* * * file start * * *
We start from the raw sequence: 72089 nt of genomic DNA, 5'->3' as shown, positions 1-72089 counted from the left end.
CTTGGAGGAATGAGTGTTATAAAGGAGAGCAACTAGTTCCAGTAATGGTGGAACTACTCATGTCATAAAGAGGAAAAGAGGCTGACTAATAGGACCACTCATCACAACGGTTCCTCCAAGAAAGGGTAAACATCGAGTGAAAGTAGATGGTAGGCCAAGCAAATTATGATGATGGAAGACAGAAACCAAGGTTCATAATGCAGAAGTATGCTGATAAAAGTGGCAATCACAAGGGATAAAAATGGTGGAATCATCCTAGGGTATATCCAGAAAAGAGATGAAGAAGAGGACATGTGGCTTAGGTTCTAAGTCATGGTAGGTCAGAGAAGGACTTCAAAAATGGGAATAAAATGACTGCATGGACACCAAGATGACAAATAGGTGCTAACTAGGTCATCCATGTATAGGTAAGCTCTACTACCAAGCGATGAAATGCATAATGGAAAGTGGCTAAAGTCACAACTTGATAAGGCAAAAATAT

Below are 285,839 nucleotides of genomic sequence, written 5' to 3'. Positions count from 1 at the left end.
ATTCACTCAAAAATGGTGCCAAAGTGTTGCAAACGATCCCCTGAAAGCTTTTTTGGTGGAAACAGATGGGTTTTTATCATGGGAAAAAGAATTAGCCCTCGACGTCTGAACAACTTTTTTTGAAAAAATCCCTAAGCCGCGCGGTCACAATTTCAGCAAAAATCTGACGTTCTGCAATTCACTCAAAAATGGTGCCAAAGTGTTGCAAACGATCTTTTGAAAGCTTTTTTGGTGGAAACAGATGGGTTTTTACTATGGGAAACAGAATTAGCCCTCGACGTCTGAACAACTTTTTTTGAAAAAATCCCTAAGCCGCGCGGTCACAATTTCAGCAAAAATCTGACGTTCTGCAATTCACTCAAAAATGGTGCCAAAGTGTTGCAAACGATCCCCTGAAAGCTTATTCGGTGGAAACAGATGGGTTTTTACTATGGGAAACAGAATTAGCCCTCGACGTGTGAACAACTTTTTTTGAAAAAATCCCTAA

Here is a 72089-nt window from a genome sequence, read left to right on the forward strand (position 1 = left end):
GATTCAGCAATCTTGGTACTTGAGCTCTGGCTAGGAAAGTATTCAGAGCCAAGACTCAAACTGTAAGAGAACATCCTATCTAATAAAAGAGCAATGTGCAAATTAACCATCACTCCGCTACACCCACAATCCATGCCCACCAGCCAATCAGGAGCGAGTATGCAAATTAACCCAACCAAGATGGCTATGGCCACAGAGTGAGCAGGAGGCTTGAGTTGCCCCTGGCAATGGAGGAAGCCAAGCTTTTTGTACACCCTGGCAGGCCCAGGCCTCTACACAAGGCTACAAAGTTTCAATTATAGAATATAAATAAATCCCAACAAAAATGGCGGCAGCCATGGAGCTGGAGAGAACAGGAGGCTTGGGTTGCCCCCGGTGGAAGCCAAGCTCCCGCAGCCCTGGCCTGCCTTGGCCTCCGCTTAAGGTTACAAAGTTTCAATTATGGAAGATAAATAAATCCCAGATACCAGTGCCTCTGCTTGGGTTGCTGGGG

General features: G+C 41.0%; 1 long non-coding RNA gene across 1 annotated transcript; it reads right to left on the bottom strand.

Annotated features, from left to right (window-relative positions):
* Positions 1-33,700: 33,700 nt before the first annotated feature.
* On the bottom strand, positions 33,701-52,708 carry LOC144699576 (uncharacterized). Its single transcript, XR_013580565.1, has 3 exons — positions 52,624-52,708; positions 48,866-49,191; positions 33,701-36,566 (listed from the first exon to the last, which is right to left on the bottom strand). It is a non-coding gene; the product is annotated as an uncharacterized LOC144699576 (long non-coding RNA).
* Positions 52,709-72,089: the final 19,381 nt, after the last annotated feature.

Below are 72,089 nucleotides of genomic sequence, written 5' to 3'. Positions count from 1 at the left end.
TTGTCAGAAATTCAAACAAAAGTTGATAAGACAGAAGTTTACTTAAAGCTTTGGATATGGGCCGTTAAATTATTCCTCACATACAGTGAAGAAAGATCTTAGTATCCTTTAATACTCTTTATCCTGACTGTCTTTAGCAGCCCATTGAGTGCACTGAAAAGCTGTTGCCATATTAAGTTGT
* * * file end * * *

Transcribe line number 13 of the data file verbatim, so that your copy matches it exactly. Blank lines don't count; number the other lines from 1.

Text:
TTGTCAGAAATTCAAACAAAAGTTGATAAGACAGAAGTTTACTTAAAGCTTTGGATATGGGCCGTTAAATTATTCCTCACATACAGTGAAGAAAGATCTTAGTATCCTTTAATACTCTTTATCCTGACTGTCTTTAGCAGCCCATTGAGTGCACTGAAAAGCTGTTGCCATATTAAGTTGT